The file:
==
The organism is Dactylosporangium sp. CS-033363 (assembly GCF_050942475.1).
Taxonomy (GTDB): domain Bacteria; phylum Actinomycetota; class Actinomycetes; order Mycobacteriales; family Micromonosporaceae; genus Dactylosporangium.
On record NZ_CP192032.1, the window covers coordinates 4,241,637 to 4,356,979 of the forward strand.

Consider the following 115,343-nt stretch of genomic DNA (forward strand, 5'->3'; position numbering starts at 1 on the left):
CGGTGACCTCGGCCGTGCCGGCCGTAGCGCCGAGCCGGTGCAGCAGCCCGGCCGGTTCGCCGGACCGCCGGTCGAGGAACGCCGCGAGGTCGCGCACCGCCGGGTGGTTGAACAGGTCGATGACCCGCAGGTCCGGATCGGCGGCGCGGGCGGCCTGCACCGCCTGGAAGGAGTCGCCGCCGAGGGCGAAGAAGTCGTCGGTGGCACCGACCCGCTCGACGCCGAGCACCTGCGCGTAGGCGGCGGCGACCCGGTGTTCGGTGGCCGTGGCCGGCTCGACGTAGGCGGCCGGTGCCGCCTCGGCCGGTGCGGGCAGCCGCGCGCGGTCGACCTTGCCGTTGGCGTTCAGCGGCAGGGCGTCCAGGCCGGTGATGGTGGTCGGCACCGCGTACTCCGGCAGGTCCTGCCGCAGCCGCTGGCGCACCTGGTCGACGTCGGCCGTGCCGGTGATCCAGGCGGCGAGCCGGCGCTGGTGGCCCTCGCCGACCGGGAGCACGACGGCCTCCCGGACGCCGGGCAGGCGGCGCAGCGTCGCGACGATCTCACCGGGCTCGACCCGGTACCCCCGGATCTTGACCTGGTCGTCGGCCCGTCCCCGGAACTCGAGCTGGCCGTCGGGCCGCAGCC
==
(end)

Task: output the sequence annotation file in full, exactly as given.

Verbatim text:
The organism is Dactylosporangium sp. CS-033363 (assembly GCF_050942475.1).
Taxonomy (GTDB): domain Bacteria; phylum Actinomycetota; class Actinomycetes; order Mycobacteriales; family Micromonosporaceae; genus Dactylosporangium.
On record NZ_CP192032.1, the window covers coordinates 4,241,637 to 4,356,979 of the forward strand.

Consider the following 115,343-nt stretch of genomic DNA (forward strand, 5'->3'; position numbering starts at 1 on the left):
CGGTGACCTCGGCCGTGCCGGCCGTAGCGCCGAGCCGGTGCAGCAGCCCGGCCGGTTCGCCGGACCGCCGGTCGAGGAACGCCGCGAGGTCGCGCACCGCCGGGTGGTTGAACAGGTCGATGACCCGCAGGTCCGGATCGGCGGCGCGGGCGGCCTGCACCGCCTGGAAGGAGTCGCCGCCGAGGGCGAAGAAGTCGTCGGTGGCACCGACCCGCTCGACGCCGAGCACCTGCGCGTAGGCGGCGGCGACCCGGTGTTCGGTGGCCGTGGCCGGCTCGACGTAGGCGGCCGGTGCCGCCTCGGCCGGTGCGGGCAGCCGCGCGCGGTCGACCTTGCCGTTGGCGTTCAGCGGCAGGGCGTCCAGGCCGGTGATGGTGGTCGGCACCGCGTACTCCGGCAGGTCCTGCCGCAGCCGCTGGCGCACCTGGTCGACGTCGGCCGTGCCGGTGATCCAGGCGGCGAGCCGGCGCTGGTGGCCCTCGCCGACCGGGAGCACGACGGCCTCCCGGACGCCGGGCAGGCGGCGCAGCGTCGCGACGATCTCACCGGGCTCGACCCGGTACCCCCGGATCTTGACCTGGTCGTCGGCCCGTCCCCGGAACTCGAGCTGGCCGTCGGGCCGCAGCC